Classification of root canal microorganisms using electronic-nose and discriminant analysis

AKSEBZECİ B. H., Asyali M. H., Kahraman Y., ER Ö., Kaya E., Ozbilge H., ...More

BIOMEDICAL ENGINEERING ONLINE, vol.9, 2010 (SCI-Expanded) identifier identifier identifier

  • Publication Type: Article / Article
  • Volume: 9
  • Publication Date: 2010
  • Doi Number: 10.1186/1475-925x-9-77
  • Journal Indexes: Science Citation Index Expanded (SCI-EXPANDED), Scopus
  • Dokuz Eylül University Affiliated: No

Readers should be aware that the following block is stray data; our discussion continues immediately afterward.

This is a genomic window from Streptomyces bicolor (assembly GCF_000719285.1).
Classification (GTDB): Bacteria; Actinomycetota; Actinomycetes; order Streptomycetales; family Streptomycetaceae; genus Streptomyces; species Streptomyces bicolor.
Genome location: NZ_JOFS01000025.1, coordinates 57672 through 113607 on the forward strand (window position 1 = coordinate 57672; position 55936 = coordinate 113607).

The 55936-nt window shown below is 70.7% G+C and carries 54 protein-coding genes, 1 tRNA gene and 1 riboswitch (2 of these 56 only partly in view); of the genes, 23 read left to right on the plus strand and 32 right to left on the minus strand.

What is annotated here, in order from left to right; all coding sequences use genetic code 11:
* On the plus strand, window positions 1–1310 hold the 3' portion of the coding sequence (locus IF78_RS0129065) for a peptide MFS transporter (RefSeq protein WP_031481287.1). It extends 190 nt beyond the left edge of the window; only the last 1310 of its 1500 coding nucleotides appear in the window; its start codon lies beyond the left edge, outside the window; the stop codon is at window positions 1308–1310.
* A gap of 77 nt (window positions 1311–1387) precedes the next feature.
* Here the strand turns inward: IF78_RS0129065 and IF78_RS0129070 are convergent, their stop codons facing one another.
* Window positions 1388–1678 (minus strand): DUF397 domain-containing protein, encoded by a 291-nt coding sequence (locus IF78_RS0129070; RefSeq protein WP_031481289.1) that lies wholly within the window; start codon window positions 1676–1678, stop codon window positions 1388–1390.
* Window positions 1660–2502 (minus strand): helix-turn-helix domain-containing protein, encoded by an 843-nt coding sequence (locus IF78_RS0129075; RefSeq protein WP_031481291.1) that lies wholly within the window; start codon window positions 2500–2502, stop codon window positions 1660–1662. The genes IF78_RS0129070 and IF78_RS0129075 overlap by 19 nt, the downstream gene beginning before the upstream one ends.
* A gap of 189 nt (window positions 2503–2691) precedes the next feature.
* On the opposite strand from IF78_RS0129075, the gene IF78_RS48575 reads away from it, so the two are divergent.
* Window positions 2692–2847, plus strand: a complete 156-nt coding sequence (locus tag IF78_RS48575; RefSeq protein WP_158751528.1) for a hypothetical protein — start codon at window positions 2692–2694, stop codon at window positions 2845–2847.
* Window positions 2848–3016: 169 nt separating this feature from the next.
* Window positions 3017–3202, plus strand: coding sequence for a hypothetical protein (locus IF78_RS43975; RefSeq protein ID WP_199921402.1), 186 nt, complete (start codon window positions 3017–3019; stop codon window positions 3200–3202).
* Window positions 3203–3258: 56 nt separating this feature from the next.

Background: Root canal treatment is a debridement process which disrupts and removes entire microorganisms from the root canal system. Identification of microorganisms may help clinicians decide on treatment alternatives such as using different irrigants, intracanal medicaments and antibiotics. However, the difficulty in cultivation and the complexity in isolation of predominant anaerobic microorganisms make clinicians resort to empirical medical treatments. For this reason, identification of microorganisms is not a routinely used procedure in root canal treatment. In this study, we aimed at classifying 7 different standard microorganism strains which are frequently seen in root canal infections, using odor data collected using an electronic nose instrument. Method: Our microorganism odor data set consisted of 5 repeated samples from 7 different classes at 4 concentration levels. For each concentration, 35 samples were classified using 3 different discriminant analysis methods. In order to determine an optimal setting for using electronic-nose in such an application, we have tried 3 different approaches in evaluating sensor responses. Moreover, we have used 3 different sensor baseline values in normalizing sensor responses. Since the number of sensors is relatively large compared to sample size, we have also investigated the influence of two different dimension reduction methods on classification performance. Results: We have found that quadratic type dicriminant analysis outperforms other varieties of this method. We have also observed that classification performance decreases as the concentration decreases. Among different baseline values used for pre-processing the sensor responses, the model where the minimum values of sensor readings in the sample were accepted as the baseline yields better classification performance. Corresponding to this optimal choice of baseline value, we have noted that among different sensor response model and feature reduction method combinations, the difference model with standard deviation based dimension reduction or normalized fractional difference model with principal component analysis based dimension reduction results in the best overall performance across different concentrations. Conclusion: Our results reveal that the electronic nose technology is a promising and convenient alternative for classifying microorganisms that cause root canal infections. With our comprehensive approach, we have also determined optimal settings to obtain higher classification performance using this technology and discriminant analysis.